Chairman of Diyarbakır Bar Association Tahir Elçi, two police officers killed in PKK attack

Published 28.11.2015 12:03
Updated 02.12.2015 16:22

Chairman of Diyarbakır Bar Association, Tahir Elçi, was killed in an armed attack by PKK terrorists on Saturday after a press release given in Sur district in southeastern Turkey.

Elçi was shot in the head during the armed clashes, while two police officer were also killed in the attack. Three journalists and one police officer were also injured.

Initially only one of the police officers was shot dead, while another was critically injured. The critically injured police officer succumbed to his injuries on late Saturday.

In the footage, Elçi, wearing a grey suit, is seen next to plain-clothed police officers and journalists as fire opened by terrorists in all three directions. As officers shoot to their left, Elçi is heard saying "what is this." Seconds after, a man runs past the group hidden behind a light commercial vehicle, and police officers start shooting to the man. When the camera turns to the right, Elçi is seen lying on the ground.

"A person ran towards Tahir Elçi, fired with one hand and then started to run away. Then fighting started," Doğan News Agency reporter Felat Bozarslan said.

Elçi, along with other lawyers, was in the area to give a press release against ongoing clashes between security forces and PKK terrorists in the area. Following the press statement given next to the historic Dört Ayaklı Minaret in district harmed during the clashes, the group including Elçi and accompanying security forces were attacked by PKK terrorists with automatic rifles and rockets.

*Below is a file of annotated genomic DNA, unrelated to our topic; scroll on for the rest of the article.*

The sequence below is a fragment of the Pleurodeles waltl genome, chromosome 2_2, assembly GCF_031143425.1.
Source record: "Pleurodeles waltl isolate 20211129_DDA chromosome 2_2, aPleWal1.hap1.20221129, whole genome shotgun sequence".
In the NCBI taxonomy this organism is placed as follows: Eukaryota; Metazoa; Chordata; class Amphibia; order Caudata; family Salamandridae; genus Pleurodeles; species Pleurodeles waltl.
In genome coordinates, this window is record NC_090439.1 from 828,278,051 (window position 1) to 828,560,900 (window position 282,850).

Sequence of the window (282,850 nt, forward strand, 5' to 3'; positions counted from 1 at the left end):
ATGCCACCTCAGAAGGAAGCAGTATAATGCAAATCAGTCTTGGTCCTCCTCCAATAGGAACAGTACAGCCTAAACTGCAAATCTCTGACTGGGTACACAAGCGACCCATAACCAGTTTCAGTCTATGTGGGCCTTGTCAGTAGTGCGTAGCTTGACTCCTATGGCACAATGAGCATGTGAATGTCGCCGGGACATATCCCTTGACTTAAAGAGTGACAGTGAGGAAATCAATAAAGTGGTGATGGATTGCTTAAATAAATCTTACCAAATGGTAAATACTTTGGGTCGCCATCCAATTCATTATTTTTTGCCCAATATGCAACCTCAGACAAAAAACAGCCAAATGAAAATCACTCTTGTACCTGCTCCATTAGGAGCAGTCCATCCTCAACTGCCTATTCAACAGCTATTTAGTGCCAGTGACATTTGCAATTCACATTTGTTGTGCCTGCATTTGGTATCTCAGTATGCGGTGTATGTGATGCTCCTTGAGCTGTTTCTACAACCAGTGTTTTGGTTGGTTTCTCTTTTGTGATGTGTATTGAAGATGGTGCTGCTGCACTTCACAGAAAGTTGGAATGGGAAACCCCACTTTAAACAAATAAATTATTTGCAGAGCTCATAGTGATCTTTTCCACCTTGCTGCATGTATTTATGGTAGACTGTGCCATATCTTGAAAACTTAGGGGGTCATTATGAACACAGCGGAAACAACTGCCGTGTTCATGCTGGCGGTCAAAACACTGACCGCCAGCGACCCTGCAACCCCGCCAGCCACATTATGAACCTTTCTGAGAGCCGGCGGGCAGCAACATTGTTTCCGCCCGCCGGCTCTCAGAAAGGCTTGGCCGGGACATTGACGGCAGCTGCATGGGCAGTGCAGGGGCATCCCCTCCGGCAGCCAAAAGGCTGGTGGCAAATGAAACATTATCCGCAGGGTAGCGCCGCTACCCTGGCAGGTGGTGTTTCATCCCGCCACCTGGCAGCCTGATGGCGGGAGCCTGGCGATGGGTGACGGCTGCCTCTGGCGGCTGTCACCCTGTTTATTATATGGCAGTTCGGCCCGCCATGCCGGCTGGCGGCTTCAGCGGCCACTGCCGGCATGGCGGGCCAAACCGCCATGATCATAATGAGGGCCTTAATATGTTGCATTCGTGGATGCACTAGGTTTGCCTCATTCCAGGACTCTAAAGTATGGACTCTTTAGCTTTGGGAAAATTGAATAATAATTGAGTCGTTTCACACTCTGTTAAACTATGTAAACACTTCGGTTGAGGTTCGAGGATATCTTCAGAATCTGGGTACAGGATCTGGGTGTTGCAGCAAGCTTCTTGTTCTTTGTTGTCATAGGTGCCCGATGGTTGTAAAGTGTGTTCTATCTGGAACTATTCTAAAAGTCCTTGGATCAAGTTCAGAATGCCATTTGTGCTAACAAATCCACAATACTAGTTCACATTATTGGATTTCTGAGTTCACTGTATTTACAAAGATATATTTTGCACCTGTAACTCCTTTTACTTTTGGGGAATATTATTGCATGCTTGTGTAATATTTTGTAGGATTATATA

Initial autopsy report found that Elçi was killed by a single bullet which entered the back of his neck and exit through his left eye.

Two police officers have been lightly injured hours after the incident when a group of assailants opened fire to the CSI unit in the area where Elçi and two policemen were killed.

Elçi (C) holds a banner that reads 'I'm a humanity's heritage, look after your heritage' during the press release right before the attack. (IHA Photo)"We do not want arms, clashes, operations in this area, which has hosted numerous civilizations" Elçi said in the press statement given right before the attack. The area where the attack took place has two nearby historic mosques and two churches, and it is located in the historic citadel of Diyarbakır, whose walls were recently admitted to UNESCO World Heritage List.

President Recep Tayyip Erdoğan has made a statement after the attack and condemned the killings of Elçi and a policeman. "Turkey's determination in the fight against terrorism once again has proven right with this attack. We will continue this struggle till the end." Erdoğan said.

Meanwhile, PM Davutoğlu met with Republican People's Party (CHP) leader Kemal Kılıçdaroğlu and Nationalist Movement Party (MHP) leader Devlet Bahçeli on separate occasions in the parliament and shared information about the incident.

Interior Minister Efkan Ala stated that four inspectors were assigned to investigate the attack.

Metin Feyzioğlu, Chairman of the Union of Turkish Bar Associations, stated that along with all provincial heads of bar associations, they will visit Diyarbakır on Saturday to show solidarity.

Born in 1966, Tahir Elçi started his career in 1992 and was active in criminal law and human rights law. Elçi also served as an executive between 1998 and 2006 in Diyarbakır Bar Association, before assuming the post of chairman in 2012.

Elçi was an outspoken critic of state policies in Turkey's Kurdish question. In a recent televised debate on October 14, Elçi described PKK as "an armed political movement with political demands" and received 'wide support' from the public. He was referred to court for arrest for his remarks, and was released on the condition of an overseas travel ban.

Nevertheless, Elçi was also a critic of the urban clash tactics imposed by PKK and its armed youth wing YDG-H since July, which brought life to a halt in entire towns and cities in Turkey's southeast.

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